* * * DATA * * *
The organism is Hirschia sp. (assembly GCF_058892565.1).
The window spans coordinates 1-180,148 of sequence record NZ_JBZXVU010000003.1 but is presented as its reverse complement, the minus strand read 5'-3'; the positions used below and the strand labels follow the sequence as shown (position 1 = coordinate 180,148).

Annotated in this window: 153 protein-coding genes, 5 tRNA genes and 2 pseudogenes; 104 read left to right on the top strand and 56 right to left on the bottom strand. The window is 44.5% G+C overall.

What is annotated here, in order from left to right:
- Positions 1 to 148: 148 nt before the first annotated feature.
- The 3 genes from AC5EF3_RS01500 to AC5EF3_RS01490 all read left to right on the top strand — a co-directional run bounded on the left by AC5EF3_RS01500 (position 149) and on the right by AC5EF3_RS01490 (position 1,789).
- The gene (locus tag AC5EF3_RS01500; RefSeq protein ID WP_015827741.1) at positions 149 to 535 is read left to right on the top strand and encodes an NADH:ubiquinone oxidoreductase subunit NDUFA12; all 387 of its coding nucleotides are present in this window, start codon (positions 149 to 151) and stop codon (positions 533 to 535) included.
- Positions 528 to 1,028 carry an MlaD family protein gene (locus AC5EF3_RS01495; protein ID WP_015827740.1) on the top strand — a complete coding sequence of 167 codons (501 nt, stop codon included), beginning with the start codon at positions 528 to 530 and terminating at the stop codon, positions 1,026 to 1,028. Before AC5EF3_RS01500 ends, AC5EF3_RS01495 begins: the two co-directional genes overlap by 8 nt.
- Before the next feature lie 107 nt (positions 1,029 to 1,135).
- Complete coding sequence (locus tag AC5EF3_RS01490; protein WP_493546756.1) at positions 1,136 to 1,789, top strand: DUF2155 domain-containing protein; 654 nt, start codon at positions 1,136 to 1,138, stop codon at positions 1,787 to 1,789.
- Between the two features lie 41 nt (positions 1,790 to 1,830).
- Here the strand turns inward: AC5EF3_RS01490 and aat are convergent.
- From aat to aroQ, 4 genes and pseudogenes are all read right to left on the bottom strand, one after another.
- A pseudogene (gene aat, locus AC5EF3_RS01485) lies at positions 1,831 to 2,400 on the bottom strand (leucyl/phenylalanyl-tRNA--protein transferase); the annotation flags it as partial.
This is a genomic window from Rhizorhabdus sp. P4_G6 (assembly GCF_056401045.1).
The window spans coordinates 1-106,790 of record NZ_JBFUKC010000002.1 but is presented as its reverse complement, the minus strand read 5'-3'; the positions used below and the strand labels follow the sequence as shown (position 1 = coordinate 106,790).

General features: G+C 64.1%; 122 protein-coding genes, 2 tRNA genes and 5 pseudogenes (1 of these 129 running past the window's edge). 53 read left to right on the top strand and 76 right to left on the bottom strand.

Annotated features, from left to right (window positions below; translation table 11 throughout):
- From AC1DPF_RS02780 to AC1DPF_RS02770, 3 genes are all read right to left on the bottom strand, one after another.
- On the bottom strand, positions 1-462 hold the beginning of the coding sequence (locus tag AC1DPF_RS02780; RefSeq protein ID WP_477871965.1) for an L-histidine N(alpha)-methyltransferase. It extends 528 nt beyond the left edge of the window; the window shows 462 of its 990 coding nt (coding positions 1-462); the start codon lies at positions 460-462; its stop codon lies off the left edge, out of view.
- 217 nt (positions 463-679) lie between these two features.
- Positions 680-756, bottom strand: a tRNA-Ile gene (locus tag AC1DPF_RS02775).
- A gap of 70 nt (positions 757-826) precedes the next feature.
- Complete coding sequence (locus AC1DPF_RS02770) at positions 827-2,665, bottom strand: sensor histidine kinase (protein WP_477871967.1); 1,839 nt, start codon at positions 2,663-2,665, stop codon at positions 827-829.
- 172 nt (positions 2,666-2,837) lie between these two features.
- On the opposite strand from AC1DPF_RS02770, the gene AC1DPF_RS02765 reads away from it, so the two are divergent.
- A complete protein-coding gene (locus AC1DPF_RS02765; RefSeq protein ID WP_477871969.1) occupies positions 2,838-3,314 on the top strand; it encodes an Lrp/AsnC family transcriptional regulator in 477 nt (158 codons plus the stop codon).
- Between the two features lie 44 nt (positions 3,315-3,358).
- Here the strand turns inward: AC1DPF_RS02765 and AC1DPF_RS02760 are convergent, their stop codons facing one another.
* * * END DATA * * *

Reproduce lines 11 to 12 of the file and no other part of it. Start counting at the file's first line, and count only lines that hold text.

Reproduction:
- Between the two features lie 41 nt (positions 1,790 to 1,830).
- Here the strand turns inward: AC5EF3_RS01490 and aat are convergent.